Yesterday’s Elder Scrolls Online press embargo drop allowed us to talk a bit more about the overpowered state of the Morrowind Warden class — in fact, Larry flat-out called it a Mary Sue. What surprised me about the ensuing discussion was how incredibly cynical our readers were in response to that (and to the general community uproar over the class). Quite a lot of you (and other highly engaged gamers) seem to believe that ZeniMax is releasing the Warden totally overpowered intentionally as part of its marketing strategy, and to some extent, it makes sense — you want to create hype for your game and get people to buy it, so make sure to pack in a badass, solo-friendly class that encourages fence-sitters to make that leap.

On the other hand, you risk ticking off a couple million existing players who don’t want their characters falling to the bottom of the heap or who don’t want to feel as if they have to reroll.

Do you believe studios like ZeniMax, Blizzard, and ArenaNet intentionally release overpowered new classes, planning to nerf and balance them later? And if so, is it the smart call?

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Enter to win a Star Trek Online Tal Shiar Adapted Battlecruiser for Xbox One

In honor of the launch of Star Trek Online‘s season 12 Reckoning for console, PWE has granted Massively OP five Tier 6 Tal Shiar Adapted Battlecruisers to raffle to our readers!

The Tier 6 Khlinae-class battlecruiser is one of the many ships used to great effect by the Tal Shiar. It utilizes an insidious variant of Borg technology to subvert the weaponry of an enemy vessel – the Enhanced Indoctrination Nanite Dispersal System. This starship features a Lieutenant Tactical/Intel bridge officer station and a Lieutenant Commander Science/Command bridge officer station.

Read on to enter to win!

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The Daily Grind: Where do you stand on Dota 2’s plan to require phone numbers for competitive play?

Last week, Valve announced that in order to compete in ranked play, Dota 2 players will be required to register a unique phone number.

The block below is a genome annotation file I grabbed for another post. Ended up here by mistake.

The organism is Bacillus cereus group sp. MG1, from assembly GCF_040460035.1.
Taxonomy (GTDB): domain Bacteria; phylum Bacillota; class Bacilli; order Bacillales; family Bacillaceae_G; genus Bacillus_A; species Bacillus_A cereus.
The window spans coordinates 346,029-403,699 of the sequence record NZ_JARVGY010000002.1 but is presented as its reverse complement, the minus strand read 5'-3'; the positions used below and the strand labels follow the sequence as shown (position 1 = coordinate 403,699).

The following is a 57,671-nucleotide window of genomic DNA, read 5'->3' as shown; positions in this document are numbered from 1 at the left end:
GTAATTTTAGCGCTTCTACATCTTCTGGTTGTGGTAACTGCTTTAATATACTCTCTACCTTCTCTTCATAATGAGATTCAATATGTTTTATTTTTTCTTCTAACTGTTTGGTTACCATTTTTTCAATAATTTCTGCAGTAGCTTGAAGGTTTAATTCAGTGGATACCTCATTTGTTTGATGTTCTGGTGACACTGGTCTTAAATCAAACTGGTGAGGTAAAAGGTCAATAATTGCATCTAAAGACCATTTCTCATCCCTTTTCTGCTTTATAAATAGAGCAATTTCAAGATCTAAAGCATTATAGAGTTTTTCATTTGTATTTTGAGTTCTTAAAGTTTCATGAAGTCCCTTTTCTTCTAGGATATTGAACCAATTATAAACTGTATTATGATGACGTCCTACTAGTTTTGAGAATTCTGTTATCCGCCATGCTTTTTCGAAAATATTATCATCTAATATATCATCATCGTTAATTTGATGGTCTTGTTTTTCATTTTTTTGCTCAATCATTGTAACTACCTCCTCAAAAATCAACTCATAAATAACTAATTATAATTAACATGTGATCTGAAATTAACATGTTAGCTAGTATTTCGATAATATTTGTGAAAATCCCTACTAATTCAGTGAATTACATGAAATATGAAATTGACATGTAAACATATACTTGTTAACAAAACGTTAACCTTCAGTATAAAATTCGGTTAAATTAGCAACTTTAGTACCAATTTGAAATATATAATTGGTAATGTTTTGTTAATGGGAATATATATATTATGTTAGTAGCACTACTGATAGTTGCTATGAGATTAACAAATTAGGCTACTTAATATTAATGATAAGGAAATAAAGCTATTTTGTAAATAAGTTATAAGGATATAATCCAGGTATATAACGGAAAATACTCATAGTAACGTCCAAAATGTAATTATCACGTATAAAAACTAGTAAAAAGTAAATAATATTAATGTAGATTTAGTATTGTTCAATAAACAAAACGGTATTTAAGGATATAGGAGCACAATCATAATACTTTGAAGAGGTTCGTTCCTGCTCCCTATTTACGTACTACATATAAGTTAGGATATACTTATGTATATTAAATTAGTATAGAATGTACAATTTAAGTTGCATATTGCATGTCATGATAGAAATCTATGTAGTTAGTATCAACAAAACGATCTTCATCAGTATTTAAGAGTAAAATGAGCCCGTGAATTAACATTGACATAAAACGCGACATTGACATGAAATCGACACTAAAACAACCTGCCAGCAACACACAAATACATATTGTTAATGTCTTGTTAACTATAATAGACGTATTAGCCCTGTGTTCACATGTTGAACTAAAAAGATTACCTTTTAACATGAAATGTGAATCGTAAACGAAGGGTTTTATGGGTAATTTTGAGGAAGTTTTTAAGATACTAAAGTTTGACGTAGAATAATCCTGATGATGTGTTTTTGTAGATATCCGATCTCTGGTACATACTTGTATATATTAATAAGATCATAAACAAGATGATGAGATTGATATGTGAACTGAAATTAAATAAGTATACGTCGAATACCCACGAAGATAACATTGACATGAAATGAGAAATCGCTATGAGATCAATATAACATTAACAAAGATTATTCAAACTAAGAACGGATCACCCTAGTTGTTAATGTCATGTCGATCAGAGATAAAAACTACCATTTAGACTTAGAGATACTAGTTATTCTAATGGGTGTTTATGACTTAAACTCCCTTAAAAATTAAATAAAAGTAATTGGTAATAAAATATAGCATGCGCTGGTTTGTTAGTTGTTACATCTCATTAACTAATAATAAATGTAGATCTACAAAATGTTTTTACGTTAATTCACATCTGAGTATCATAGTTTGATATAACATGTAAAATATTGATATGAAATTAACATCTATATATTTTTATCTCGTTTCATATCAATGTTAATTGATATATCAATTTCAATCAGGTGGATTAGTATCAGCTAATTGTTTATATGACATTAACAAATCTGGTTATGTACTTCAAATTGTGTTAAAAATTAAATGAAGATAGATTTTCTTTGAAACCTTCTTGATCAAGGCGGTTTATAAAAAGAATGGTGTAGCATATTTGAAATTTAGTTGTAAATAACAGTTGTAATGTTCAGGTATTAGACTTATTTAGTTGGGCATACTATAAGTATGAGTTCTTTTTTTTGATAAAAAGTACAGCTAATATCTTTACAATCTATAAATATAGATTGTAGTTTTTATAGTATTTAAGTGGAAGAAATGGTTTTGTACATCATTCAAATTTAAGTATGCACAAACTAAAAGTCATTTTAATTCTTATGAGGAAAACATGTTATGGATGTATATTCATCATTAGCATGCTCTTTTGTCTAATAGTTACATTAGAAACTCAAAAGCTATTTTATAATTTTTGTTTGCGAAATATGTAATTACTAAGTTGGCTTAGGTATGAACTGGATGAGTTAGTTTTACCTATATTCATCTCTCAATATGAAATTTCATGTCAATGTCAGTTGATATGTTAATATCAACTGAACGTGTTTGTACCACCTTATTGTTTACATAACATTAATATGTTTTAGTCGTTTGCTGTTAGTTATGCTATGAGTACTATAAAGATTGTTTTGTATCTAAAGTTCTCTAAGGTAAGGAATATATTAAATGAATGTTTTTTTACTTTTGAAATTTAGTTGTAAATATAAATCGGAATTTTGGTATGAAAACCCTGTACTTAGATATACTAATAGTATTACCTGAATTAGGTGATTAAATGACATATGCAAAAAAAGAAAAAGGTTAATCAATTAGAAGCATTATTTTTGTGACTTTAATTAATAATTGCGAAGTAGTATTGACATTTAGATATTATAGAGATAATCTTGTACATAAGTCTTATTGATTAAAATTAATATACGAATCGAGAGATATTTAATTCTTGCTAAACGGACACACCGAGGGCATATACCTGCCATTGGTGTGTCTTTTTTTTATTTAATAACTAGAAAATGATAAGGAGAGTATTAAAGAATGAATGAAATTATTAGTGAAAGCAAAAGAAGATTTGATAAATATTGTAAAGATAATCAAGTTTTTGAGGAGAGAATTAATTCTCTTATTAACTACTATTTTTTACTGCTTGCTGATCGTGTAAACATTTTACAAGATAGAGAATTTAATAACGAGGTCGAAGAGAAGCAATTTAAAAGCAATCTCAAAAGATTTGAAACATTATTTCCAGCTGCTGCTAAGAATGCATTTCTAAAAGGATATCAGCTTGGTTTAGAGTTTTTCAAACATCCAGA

“Players using multiple accounts create a negative matchmaking experience at all skill brackets, so our goal is to add just enough friction to this process that the number of players doing this will be noticeably reduced,” Valve wrote. “Having more players using their primary accounts will have a positive effect on both Ranked and Unranked Matchmaking.”

Security-conscious players are probably thinking “RealID” right now, while others are thinking that they’re getting off easy if all they need do is pay a few bucks for a number — at least no one has to cough up social security numbers to play video games. Yet.

Is this a good idea on Valve’s part? And more importantly, will it work?

(With thanks to Joseph!)

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MMO Week in Review: SWTOR goes to war on Iokath, Marvel Heroes goes to PS4 (April 23, 2017)

Were you too busy gaming this week to pay attention to MMO news? Get caught up every Sunday evening with Massively Overpowered’s Week in Review!

This week, MMORPG players saw three major releases: Star Wars The Old Republic’s War for Iokath, Lord of the Ring’s Online’s anniversary update, and the arrival of a slimmed-down and isolated Marvel Heroes on PlayStation 4. Meanwhile, Funcom is full steam ahead on a spring release for Secret World Legends, in spite of mounting criticism.

Read on for the very best of this week’s MMO news and opinions.

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The MOP Up: Aion has spring fever (April 23, 2017)

The MMO industry moves along at the speed of information, and sometimes we’re deluged with so much news here at Massively Overpowered that some of it gets backlogged. That’s why there’s The MOP Up: a weekly compilation of smaller MMO stories and videos that you won’t want to miss. Seen any good MMO news? Hit us up through our tips line!

This week we have stories and videos from EVE OnlineWurm OnlineGloria VictisBrawl of AgesTERAWorld of Warships, H1Z1Champions OnlinePortal KnightsFinal Fantasy XIAionWakfu, and The Black Death, all waiting for you after the break!